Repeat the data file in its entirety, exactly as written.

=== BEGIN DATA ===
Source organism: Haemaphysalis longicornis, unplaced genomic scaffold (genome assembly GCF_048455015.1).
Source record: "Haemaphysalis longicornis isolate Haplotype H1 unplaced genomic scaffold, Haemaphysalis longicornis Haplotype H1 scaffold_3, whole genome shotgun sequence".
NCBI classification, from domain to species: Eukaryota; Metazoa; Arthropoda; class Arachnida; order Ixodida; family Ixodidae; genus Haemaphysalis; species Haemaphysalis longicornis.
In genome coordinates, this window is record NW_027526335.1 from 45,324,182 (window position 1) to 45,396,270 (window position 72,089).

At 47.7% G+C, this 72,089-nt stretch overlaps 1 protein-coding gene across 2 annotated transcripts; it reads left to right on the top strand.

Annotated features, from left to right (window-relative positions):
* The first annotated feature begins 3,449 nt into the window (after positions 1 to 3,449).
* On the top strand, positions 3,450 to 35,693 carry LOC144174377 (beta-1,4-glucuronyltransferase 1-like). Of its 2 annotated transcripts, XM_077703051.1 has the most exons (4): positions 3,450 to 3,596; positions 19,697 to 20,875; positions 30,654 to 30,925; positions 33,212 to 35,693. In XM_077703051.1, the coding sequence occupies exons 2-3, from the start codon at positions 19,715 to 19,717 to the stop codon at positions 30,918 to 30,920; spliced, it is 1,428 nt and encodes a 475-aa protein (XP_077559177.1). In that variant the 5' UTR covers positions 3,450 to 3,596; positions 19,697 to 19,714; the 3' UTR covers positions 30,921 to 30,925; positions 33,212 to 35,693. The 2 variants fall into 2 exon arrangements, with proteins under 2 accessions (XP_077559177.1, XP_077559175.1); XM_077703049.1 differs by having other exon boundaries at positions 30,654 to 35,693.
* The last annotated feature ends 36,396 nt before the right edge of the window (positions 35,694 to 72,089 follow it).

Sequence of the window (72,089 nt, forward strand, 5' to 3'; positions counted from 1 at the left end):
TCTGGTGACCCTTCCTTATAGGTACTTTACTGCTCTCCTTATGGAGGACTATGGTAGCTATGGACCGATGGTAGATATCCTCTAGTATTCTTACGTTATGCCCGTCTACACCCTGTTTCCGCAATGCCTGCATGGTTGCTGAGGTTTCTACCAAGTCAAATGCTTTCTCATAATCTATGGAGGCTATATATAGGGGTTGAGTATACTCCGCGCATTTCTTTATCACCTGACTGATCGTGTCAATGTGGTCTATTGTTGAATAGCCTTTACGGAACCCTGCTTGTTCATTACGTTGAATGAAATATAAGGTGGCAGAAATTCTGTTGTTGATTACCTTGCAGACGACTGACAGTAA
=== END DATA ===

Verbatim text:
Source organism: Haemaphysalis longicornis, unplaced genomic scaffold (genome assembly GCF_048455015.1).
Source record: "Haemaphysalis longicornis isolate Haplotype H1 unplaced genomic scaffold, Haemaphysalis longicornis Haplotype H1 scaffold_3, whole genome shotgun sequence".
NCBI classification, from domain to species: Eukaryota; Metazoa; Arthropoda; class Arachnida; order Ixodida; family Ixodidae; genus Haemaphysalis; species Haemaphysalis longicornis.
In genome coordinates, this window is record NW_027526335.1 from 45,324,182 (window position 1) to 45,396,270 (window position 72,089).

At 47.7% G+C, this 72,089-nt stretch overlaps 1 protein-coding gene across 2 annotated transcripts; it reads left to right on the top strand.

Annotated features, from left to right (window-relative positions):
* The first annotated feature begins 3,449 nt into the window (after positions 1 to 3,449).
* On the top strand, positions 3,450 to 35,693 carry LOC144174377 (beta-1,4-glucuronyltransferase 1-like). Of its 2 annotated transcripts, XM_077703051.1 has the most exons (4): positions 3,450 to 3,596; positions 19,697 to 20,875; positions 30,654 to 30,925; positions 33,212 to 35,693. In XM_077703051.1, the coding sequence occupies exons 2-3, from the start codon at positions 19,715 to 19,717 to the stop codon at positions 30,918 to 30,920; spliced, it is 1,428 nt and encodes a 475-aa protein (XP_077559177.1). In that variant the 5' UTR covers positions 3,450 to 3,596; positions 19,697 to 19,714; the 3' UTR covers positions 30,921 to 30,925; positions 33,212 to 35,693. The 2 variants fall into 2 exon arrangements, with proteins under 2 accessions (XP_077559177.1, XP_077559175.1); XM_077703049.1 differs by having other exon boundaries at positions 30,654 to 35,693.
* The last annotated feature ends 36,396 nt before the right edge of the window (positions 35,694 to 72,089 follow it).

Sequence of the window (72,089 nt, forward strand, 5' to 3'; positions counted from 1 at the left end):
TCTGGTGACCCTTCCTTATAGGTACTTTACTGCTCTCCTTATGGAGGACTATGGTAGCTATGGACCGATGGTAGATATCCTCTAGTATTCTTACGTTATGCCCGTCTACACCCTGTTTCCGCAATGCCTGCATGGTTGCTGAGGTTTCTACCAAGTCAAATGCTTTCTCATAATCTATGGAGGCTATATATAGGGGTTGAGTATACTCCGCGCATTTCTTTATCACCTGACTGATCGTGTCAATGTGGTCTATTGTTGAATAGCCTTTACGGAACCCTGCTTGTTCATTACGTTGAATGAAATATAAGGTGGCAGAAATTCTGTTGTTGATTACCTTGCAGACGACTGACAGTAA